“I saw a black branch with blood that kept drippin’…” A reference to Pier delle Vigne, Inf. 13?
Contributed by Lorenzo Hess (Bowdoin, ’23)
“The angelic appearance of Lucifer in Sandman #4 (April 1989), entitled ‘A Hope in Hell,’ features the Wood of Suicides from Dante’s Inferno (Canto XIII), the great expanse of which provokes comment from the titular character as he seemingly accidentally breaks a branch and allows the suicides, imprisoned in the form of barren trees, to speak. Despite this, the issue and The Sandman in general have more to do with previous DC comics than with Dante. Indeed, the issue features Etrigan, a colorful rhyming demon created by Jack Kirby for the inventively titled comic The Demon. At the issue’s conclusion, Lucifer swears Dream’s destruction, a move by writer Neil Gaiman to establish plot threads for subsequent issues.
[. . .]
Perhaps the inconsistency of Gaiman’s three versions of Lucifer should not surprise us. After all, Satan has always been a particularly malleable figure, changing even in his religious depictions over time. Huge gulfs exists between the serpent of Genesis, the prosecuting angel in Job, the Bible’s brief and vague references to a fallen angel, and the vaguely Manichean personification of evil in the New Testament, who were not even intended to be the same characters and were only united by exegetic interpretation. Equally, Dante’s bloated, immobile Satan is a world away from Milton’s deft, self-damned, self-hated rhetorical master.
In other words, Gaiman’s three Lucifers may not be consistent, but then, Lucifer never was.” –Julian Darius, Sequart Organization, May 20, 2002
“What Dante Did With Loss is Jan Conn’s fourth book of poems. Central to this powerful new collection is a suite of poems charting the explosive emotions surrounding her mother’s suicide. Other poems range from meditations on South American flora and fauna to postmodern encounters with immortality.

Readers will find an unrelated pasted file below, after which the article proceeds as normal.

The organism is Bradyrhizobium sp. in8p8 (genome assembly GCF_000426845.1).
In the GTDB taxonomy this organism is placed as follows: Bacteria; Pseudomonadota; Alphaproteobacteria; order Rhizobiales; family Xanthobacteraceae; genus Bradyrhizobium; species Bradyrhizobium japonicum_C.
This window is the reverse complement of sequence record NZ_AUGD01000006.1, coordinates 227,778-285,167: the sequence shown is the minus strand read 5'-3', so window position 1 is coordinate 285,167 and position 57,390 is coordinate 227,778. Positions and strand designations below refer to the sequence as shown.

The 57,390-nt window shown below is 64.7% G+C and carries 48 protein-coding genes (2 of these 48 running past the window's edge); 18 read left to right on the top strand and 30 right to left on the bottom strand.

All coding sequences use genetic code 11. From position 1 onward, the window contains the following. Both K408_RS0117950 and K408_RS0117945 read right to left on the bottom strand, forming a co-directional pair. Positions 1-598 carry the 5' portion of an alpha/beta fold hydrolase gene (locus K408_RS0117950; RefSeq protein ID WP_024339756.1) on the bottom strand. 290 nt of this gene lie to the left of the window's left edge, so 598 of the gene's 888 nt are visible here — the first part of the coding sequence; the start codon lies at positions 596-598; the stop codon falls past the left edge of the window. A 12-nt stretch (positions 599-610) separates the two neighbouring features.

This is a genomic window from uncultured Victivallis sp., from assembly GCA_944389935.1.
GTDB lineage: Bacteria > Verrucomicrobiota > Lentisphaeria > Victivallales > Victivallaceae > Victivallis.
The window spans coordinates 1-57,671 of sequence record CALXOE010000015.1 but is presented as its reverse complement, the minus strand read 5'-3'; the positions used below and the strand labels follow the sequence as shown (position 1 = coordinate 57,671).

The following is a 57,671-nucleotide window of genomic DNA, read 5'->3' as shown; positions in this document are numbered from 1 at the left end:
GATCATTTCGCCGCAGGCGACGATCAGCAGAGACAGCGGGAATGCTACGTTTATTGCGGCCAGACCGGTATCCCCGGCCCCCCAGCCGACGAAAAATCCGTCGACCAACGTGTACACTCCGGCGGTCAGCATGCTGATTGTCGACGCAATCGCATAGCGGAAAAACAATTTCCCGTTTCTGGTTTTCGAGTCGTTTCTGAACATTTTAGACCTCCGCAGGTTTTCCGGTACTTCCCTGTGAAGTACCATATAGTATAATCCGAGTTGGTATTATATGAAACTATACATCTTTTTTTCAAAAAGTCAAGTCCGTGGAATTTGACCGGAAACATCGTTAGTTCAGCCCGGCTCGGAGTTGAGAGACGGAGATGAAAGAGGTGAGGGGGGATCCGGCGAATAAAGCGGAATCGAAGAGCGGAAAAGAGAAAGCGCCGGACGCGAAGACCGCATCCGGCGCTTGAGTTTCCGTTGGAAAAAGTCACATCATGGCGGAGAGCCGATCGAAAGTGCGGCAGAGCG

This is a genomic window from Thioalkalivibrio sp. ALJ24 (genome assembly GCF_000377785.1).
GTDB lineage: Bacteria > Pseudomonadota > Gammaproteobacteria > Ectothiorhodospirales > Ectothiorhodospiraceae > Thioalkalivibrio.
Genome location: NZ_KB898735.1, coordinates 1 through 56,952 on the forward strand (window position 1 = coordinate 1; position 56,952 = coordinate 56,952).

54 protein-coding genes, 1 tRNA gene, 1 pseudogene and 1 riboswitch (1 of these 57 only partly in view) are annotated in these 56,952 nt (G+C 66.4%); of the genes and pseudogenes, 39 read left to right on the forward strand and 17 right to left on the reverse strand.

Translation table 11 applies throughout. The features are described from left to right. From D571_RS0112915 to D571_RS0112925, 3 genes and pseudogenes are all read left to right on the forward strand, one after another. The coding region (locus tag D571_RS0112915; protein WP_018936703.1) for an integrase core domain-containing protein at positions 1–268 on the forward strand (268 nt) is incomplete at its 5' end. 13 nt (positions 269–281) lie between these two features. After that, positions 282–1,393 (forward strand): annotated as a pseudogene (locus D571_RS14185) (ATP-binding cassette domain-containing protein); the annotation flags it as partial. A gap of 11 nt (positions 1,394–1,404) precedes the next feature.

“Jan Conn was brought up in Asbestos, Quebec. She now lives in Great Barrington, Massachusetts and works as a professor of Biomedical Sciences whose research is focused on mosquitoes, their evolution and ecology. She has published seven previous books of poetry.” —Véhicule Press, 1998.
“This is my first international collaboration and I’m really thrilled to be part of it. Dante’s work was not very familiar to me so It was a great opportunity to learn more about it.
“My creation was inspired by the Wood of Suicides (Dante’s Inferno, Canto XIII, 7th Circle, 2nd Ring – Violence against themselves). The suicides occupy the circle of violence. Since they have ‘denied the God-given sanctity of their bodies on Earth,’ their souls are condemned to grow into anguished and gnarled trees or bush, into the Wood of Suicides. The souls of the Suicides endure further pain and torment due to the harpies (creatures with big wings, the head of a woman, feathered belly and claws on their feet) that inhabit the forest. These harpies nest in the forest, rend the branches of the trees and feast on their leaves, causing immense pain and making them bleed. This is the only time they can speak and express their pain.” — BetySugarland Cake Design by Elisabete Caseiro (Lisbon, Portugal), on cakesdecor.com